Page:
Fresh fruit plucked from the tree in your own backyard rewards your work in caring for the tree. The satisfaction of knowing you are responsible for the harvest makes the experiences more enjoyable. You also know what is used on the fruit and how it was raised, unlike the produce at the grocery store. Keeping the fruit trees healthy is the key to a bountiful harvest. The health of a fruit tree begins before its roots hit the earth and continues indefinitely. Giving fruit trees a healthy start is much easier than nursing a sick tree back to health.
Choose a healthy location for the fruit tree if you are planting it yourself. Research the specific type of fruit tree you wish to plant to discover its ideal growing conditions. In general, choose an area with fertile soil, plenty of sunlight and good drainage.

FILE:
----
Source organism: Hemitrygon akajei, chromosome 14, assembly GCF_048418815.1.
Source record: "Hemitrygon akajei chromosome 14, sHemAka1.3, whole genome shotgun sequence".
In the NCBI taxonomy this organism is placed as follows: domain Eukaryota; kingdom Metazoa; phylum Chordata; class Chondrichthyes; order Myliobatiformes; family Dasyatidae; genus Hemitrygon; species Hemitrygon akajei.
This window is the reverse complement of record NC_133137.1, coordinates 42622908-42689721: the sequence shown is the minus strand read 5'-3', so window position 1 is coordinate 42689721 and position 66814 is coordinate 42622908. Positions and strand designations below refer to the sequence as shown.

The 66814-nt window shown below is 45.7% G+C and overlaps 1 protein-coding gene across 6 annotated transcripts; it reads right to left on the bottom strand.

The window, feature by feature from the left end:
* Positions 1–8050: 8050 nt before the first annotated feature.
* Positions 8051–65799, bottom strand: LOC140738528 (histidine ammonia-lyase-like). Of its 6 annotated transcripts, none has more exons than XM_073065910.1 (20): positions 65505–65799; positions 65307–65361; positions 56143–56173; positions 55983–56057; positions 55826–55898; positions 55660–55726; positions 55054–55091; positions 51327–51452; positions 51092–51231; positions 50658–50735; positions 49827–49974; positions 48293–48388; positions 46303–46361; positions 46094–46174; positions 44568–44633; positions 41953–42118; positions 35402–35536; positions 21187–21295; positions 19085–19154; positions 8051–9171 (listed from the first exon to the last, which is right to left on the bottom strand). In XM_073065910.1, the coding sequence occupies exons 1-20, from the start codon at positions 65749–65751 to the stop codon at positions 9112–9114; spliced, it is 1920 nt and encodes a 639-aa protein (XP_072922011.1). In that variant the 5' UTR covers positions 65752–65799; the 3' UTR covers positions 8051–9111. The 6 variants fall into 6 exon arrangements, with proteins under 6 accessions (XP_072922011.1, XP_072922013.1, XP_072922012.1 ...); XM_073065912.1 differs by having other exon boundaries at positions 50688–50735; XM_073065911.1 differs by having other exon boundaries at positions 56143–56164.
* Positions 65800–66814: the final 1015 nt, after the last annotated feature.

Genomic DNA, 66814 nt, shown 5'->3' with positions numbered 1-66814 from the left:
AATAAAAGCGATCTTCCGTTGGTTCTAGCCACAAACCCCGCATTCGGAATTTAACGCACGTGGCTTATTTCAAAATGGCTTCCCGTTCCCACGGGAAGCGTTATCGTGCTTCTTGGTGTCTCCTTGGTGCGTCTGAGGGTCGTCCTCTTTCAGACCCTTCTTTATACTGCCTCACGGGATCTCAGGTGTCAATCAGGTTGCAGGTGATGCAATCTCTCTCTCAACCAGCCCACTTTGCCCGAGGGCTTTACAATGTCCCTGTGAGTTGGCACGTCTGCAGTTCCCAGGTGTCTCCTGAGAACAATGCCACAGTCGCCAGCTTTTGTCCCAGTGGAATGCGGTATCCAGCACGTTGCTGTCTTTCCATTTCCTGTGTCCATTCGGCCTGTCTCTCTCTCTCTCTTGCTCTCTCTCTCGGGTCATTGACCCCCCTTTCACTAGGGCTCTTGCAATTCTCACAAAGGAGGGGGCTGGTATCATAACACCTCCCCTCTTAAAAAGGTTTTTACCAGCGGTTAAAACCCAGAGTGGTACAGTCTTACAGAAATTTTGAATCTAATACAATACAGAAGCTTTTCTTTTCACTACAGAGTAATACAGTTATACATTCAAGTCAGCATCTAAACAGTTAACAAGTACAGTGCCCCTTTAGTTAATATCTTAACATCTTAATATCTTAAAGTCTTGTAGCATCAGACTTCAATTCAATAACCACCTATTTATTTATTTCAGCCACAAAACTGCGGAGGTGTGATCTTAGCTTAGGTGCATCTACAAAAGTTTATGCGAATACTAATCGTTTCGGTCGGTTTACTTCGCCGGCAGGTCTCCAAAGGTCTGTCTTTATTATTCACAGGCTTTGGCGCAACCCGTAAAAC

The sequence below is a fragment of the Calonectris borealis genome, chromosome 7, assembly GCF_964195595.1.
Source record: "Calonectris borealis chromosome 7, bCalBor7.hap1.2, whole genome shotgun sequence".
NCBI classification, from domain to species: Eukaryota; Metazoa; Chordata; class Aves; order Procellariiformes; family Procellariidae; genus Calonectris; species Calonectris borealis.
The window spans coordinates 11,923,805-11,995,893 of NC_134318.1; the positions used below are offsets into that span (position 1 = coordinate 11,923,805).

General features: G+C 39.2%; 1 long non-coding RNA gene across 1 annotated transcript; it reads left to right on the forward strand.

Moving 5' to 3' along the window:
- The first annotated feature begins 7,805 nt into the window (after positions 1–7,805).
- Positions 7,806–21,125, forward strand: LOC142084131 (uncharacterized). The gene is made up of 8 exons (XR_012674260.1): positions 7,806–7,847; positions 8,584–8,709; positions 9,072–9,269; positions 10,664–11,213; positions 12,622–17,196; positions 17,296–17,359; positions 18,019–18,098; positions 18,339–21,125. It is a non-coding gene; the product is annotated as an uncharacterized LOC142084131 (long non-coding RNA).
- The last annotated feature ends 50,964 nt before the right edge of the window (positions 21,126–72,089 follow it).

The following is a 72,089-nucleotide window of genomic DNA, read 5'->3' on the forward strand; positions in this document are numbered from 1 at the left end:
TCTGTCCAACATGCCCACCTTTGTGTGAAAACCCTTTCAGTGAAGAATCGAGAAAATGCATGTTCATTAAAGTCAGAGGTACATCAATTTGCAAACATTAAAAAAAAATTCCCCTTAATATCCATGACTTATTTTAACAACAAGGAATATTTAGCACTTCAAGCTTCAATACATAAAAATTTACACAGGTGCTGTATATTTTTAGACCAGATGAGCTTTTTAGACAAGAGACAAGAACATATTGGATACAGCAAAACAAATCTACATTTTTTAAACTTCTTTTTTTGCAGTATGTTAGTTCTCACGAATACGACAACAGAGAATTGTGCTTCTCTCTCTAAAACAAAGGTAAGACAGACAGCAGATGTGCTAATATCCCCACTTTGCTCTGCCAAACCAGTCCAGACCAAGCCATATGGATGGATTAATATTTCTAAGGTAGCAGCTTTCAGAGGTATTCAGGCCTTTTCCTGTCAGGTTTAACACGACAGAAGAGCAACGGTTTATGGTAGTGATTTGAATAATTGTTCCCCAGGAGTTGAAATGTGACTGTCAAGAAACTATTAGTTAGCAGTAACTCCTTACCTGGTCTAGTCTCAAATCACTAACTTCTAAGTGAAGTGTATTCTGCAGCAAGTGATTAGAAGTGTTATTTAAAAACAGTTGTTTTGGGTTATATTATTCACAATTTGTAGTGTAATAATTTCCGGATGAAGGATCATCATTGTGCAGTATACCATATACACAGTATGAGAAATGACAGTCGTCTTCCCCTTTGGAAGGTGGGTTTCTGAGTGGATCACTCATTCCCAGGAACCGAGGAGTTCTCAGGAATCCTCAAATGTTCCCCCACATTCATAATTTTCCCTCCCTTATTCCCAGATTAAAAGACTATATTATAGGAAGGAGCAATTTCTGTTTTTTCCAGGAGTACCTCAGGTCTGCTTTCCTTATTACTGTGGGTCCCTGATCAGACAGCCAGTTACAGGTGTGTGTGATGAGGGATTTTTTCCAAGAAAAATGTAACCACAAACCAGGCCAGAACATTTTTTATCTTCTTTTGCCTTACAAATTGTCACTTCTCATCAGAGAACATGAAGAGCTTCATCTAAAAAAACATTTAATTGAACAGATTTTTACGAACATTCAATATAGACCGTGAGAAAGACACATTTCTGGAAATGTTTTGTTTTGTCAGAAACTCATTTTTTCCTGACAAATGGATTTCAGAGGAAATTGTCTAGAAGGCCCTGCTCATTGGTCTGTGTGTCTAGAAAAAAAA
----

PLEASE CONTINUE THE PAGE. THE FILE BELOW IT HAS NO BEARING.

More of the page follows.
Water the trees at least once a week when newly planted, particularly during times with little rain.
Add mulch around the base of the fruit trees to keep the weeds under control. This also helps the trees retain moisture.
Add fertilizer and compost to the fruit trees to encourage growth and provide necessary nutrients. Avoid fertilizing in late summer or fall which will extend the growth into the winter instead of easing the tree into being dormant for the winter.
Plant two different varieties of the fruit tree for pollination. Some fruit trees are self-pollinating while others need another tree for the pollination process which produces the fruit.
Thin the fruit early in the season to produce larger fruit. Thinning the fruit allows the tree to focus its energy on fewer fruit for better production.
Use natural pest control solutions to avoid harsh chemicals on the trees. Keeping the harmful pests away from the tree aids its growth and the resulting harvest.
Prune the trees in late winter or spring. Avoid pruning in the fall, which can encourage the tree to continue growing or leave cuts that will be exposed to the cold temperatures.